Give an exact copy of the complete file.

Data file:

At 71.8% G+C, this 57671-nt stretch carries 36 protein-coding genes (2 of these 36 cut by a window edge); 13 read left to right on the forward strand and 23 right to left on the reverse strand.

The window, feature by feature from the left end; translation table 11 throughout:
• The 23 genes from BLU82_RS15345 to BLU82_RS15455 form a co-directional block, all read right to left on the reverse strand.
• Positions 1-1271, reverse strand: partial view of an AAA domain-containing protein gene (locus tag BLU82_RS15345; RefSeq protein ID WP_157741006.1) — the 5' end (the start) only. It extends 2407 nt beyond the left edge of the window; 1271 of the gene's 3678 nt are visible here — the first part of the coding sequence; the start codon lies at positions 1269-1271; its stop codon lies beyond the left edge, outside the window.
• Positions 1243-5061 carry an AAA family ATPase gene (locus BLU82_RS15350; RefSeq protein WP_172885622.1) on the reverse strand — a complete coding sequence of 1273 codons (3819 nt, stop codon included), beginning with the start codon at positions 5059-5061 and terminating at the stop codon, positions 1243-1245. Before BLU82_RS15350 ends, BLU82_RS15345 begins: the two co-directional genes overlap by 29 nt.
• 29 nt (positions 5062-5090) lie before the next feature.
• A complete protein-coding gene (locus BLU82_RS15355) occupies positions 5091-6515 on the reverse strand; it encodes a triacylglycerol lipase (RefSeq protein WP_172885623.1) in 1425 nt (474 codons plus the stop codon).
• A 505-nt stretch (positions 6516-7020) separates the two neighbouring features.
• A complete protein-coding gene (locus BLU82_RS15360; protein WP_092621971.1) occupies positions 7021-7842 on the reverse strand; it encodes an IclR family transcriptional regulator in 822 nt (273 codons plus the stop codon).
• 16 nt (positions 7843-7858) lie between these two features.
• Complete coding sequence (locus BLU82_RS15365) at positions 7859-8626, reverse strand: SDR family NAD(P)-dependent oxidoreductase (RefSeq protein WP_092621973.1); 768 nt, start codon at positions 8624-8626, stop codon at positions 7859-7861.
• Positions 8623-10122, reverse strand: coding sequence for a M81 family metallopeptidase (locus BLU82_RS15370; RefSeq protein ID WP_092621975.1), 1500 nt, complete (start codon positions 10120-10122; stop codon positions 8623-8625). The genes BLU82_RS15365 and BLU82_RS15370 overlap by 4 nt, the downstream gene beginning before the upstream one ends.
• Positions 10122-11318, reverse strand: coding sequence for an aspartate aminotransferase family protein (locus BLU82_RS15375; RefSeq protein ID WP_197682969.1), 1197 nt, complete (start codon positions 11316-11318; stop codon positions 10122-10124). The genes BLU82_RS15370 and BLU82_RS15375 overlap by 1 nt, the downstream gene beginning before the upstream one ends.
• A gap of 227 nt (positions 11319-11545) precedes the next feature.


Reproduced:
At 71.8% G+C, this 57671-nt stretch carries 36 protein-coding genes (2 of these 36 cut by a window edge); 13 read left to right on the forward strand and 23 right to left on the reverse strand.

The window, feature by feature from the left end; translation table 11 throughout:
• The 23 genes from BLU82_RS15345 to BLU82_RS15455 form a co-directional block, all read right to left on the reverse strand.
• Positions 1-1271, reverse strand: partial view of an AAA domain-containing protein gene (locus tag BLU82_RS15345; RefSeq protein ID WP_157741006.1) — the 5' end (the start) only. It extends 2407 nt beyond the left edge of the window; 1271 of the gene's 3678 nt are visible here — the first part of the coding sequence; the start codon lies at positions 1269-1271; its stop codon lies beyond the left edge, outside the window.
• Positions 1243-5061 carry an AAA family ATPase gene (locus BLU82_RS15350; RefSeq protein WP_172885622.1) on the reverse strand — a complete coding sequence of 1273 codons (3819 nt, stop codon included), beginning with the start codon at positions 5059-5061 and terminating at the stop codon, positions 1243-1245. Before BLU82_RS15350 ends, BLU82_RS15345 begins: the two co-directional genes overlap by 29 nt.
• 29 nt (positions 5062-5090) lie before the next feature.
• A complete protein-coding gene (locus BLU82_RS15355) occupies positions 5091-6515 on the reverse strand; it encodes a triacylglycerol lipase (RefSeq protein WP_172885623.1) in 1425 nt (474 codons plus the stop codon).
• A 505-nt stretch (positions 6516-7020) separates the two neighbouring features.
• A complete protein-coding gene (locus BLU82_RS15360; protein WP_092621971.1) occupies positions 7021-7842 on the reverse strand; it encodes an IclR family transcriptional regulator in 822 nt (273 codons plus the stop codon).
• 16 nt (positions 7843-7858) lie between these two features.
• Complete coding sequence (locus BLU82_RS15365) at positions 7859-8626, reverse strand: SDR family NAD(P)-dependent oxidoreductase (RefSeq protein WP_092621973.1); 768 nt, start codon at positions 8624-8626, stop codon at positions 7859-7861.
• Positions 8623-10122, reverse strand: coding sequence for a M81 family metallopeptidase (locus BLU82_RS15370; RefSeq protein ID WP_092621975.1), 1500 nt, complete (start codon positions 10120-10122; stop codon positions 8623-8625). The genes BLU82_RS15365 and BLU82_RS15370 overlap by 4 nt, the downstream gene beginning before the upstream one ends.
• Positions 10122-11318, reverse strand: coding sequence for an aspartate aminotransferase family protein (locus BLU82_RS15375; RefSeq protein ID WP_197682969.1), 1197 nt, complete (start codon positions 11316-11318; stop codon positions 10122-10124). The genes BLU82_RS15370 and BLU82_RS15375 overlap by 1 nt, the downstream gene beginning before the upstream one ends.
• A gap of 227 nt (positions 11319-11545) precedes the next feature.